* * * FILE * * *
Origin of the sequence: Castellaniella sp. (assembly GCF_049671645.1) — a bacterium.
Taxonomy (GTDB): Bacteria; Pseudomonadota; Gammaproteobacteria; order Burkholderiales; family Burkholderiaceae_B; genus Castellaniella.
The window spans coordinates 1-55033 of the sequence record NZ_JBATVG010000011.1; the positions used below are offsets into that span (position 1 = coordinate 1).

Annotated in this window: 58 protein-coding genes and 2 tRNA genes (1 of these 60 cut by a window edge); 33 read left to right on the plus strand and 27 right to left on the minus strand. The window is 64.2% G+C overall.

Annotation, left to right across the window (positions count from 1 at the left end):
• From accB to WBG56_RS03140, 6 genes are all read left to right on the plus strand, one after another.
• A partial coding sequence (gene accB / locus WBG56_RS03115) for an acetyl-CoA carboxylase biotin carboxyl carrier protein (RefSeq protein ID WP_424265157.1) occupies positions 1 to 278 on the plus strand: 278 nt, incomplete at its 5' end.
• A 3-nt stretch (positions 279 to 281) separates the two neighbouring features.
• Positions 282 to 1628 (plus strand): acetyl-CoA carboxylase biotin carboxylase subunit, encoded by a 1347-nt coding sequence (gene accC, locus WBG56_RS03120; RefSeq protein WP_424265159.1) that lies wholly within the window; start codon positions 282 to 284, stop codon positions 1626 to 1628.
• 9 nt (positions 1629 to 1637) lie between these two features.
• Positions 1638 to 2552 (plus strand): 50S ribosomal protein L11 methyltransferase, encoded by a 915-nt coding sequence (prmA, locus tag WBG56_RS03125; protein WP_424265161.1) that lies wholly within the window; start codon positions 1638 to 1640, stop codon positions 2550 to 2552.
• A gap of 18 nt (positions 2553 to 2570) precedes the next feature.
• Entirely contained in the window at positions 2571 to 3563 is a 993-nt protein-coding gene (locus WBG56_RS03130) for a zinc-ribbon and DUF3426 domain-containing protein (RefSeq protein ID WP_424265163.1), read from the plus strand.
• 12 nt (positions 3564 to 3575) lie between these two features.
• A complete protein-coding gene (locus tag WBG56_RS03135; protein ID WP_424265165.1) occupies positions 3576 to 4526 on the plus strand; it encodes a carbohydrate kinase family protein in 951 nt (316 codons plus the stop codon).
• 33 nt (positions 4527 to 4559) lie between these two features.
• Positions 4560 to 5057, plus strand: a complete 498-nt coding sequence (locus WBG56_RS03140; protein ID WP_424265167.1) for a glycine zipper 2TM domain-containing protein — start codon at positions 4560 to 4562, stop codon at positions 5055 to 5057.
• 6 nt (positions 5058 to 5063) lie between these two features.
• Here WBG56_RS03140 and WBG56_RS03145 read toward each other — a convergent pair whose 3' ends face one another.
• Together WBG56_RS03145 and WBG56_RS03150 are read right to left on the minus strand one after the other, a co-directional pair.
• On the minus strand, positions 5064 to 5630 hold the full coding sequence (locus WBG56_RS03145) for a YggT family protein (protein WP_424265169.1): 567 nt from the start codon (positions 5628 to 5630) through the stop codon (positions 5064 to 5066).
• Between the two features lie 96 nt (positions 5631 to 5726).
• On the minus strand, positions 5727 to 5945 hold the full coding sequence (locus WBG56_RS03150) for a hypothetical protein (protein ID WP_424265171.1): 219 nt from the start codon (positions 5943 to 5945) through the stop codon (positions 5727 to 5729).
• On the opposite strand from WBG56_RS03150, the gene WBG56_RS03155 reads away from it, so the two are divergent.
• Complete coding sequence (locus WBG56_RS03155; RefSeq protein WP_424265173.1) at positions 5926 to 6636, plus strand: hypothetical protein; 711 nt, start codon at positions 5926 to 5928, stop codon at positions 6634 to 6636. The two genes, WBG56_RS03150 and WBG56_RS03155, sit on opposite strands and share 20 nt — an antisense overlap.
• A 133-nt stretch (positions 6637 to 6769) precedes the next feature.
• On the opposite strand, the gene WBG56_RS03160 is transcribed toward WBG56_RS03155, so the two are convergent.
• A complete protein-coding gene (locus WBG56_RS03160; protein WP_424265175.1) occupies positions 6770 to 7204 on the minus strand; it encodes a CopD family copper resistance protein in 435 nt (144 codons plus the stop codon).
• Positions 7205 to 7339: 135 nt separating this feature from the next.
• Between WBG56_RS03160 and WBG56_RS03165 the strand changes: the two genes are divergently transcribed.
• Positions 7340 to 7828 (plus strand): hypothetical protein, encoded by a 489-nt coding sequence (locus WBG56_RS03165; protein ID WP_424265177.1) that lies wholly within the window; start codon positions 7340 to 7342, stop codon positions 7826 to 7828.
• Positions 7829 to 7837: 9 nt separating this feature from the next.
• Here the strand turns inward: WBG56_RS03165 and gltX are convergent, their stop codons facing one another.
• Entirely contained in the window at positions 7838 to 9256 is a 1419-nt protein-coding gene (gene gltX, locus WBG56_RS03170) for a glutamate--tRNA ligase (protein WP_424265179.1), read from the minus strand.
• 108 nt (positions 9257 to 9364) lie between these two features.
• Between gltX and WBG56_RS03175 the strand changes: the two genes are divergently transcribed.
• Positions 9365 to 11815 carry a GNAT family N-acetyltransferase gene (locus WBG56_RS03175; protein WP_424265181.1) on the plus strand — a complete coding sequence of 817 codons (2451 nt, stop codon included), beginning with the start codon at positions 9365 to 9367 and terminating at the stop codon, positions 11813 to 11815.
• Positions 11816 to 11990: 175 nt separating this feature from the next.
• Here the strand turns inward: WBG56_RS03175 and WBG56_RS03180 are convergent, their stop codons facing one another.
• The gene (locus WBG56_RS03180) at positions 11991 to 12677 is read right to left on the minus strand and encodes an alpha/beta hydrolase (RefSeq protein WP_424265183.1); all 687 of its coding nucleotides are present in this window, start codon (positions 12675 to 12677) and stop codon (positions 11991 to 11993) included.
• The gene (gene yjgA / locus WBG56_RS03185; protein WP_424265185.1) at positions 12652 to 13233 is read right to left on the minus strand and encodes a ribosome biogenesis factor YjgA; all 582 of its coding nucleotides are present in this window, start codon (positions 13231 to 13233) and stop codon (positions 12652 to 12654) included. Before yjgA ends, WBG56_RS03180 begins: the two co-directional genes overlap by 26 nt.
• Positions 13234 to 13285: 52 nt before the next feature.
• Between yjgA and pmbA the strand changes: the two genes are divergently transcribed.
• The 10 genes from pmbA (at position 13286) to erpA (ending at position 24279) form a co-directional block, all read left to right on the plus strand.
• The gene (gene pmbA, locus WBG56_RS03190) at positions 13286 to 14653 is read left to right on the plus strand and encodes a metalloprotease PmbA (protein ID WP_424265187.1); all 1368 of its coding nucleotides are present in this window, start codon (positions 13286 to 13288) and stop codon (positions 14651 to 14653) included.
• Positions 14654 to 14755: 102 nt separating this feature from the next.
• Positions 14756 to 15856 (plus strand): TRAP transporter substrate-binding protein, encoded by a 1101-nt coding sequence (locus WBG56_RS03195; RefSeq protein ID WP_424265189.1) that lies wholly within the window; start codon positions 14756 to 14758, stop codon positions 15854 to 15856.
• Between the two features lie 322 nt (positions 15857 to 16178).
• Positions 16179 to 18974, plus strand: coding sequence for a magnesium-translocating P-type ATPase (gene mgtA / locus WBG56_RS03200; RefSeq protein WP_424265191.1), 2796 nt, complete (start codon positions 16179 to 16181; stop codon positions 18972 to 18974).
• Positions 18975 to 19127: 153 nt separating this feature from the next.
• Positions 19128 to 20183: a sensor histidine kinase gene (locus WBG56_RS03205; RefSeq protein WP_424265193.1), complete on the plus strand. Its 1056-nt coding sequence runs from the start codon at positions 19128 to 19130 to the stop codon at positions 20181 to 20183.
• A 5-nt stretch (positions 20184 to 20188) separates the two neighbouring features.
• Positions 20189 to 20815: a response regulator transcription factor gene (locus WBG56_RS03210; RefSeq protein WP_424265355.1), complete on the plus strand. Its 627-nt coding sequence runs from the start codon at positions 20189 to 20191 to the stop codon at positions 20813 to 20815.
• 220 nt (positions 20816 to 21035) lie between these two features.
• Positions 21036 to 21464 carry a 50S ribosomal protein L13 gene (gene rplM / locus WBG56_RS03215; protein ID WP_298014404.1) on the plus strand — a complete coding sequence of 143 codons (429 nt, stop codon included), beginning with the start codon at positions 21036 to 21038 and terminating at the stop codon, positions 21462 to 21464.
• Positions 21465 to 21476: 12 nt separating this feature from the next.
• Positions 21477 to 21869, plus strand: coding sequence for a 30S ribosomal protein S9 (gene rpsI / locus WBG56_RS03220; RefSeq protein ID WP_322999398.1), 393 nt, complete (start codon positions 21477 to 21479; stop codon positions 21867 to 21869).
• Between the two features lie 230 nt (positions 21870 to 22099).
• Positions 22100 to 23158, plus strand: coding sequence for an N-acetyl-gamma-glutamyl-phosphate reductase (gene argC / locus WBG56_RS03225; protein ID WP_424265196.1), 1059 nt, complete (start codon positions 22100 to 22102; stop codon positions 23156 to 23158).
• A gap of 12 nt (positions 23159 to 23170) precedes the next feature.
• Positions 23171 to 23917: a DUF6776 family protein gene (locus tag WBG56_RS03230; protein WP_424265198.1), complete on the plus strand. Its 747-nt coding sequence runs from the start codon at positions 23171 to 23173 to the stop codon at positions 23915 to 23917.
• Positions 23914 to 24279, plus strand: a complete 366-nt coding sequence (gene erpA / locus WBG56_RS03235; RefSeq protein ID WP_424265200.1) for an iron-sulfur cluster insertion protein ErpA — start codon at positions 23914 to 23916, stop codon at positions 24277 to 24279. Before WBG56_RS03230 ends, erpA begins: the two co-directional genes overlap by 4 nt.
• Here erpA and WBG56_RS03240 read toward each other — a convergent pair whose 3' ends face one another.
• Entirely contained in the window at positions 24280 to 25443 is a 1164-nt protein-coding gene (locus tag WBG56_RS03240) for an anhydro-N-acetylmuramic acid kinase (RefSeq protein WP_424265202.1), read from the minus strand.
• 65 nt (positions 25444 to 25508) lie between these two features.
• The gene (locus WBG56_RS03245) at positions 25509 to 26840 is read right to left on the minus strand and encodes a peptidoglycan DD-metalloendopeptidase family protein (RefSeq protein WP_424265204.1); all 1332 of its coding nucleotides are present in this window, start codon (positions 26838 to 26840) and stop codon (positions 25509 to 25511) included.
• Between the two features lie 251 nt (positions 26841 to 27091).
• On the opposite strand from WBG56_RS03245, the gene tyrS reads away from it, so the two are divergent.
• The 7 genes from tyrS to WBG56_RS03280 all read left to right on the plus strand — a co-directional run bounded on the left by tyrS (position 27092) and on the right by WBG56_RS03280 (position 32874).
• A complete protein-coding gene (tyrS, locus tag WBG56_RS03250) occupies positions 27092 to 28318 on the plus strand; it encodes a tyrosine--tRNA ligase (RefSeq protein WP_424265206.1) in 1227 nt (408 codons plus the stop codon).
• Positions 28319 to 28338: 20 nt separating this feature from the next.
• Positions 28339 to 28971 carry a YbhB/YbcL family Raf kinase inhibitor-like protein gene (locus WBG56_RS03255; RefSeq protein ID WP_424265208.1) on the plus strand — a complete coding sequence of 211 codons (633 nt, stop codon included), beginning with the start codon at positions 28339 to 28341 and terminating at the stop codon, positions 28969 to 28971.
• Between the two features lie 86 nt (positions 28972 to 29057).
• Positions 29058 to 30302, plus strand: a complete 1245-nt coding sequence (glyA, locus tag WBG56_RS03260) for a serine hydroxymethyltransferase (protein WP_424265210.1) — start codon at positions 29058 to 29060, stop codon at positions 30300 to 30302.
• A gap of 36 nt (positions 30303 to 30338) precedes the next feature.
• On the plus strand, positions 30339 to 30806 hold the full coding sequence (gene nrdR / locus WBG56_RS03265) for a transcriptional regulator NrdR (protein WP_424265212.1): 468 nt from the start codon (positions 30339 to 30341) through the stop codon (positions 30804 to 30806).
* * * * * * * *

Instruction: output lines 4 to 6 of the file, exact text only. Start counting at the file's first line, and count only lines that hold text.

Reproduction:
Annotated in this window: 58 protein-coding genes and 2 tRNA genes (1 of these 60 cut by a window edge); 33 read left to right on the plus strand and 27 right to left on the minus strand. The window is 64.2% G+C overall.

Annotation, left to right across the window (positions count from 1 at the left end):
• From accB to WBG56_RS03140, 6 genes are all read left to right on the plus strand, one after another.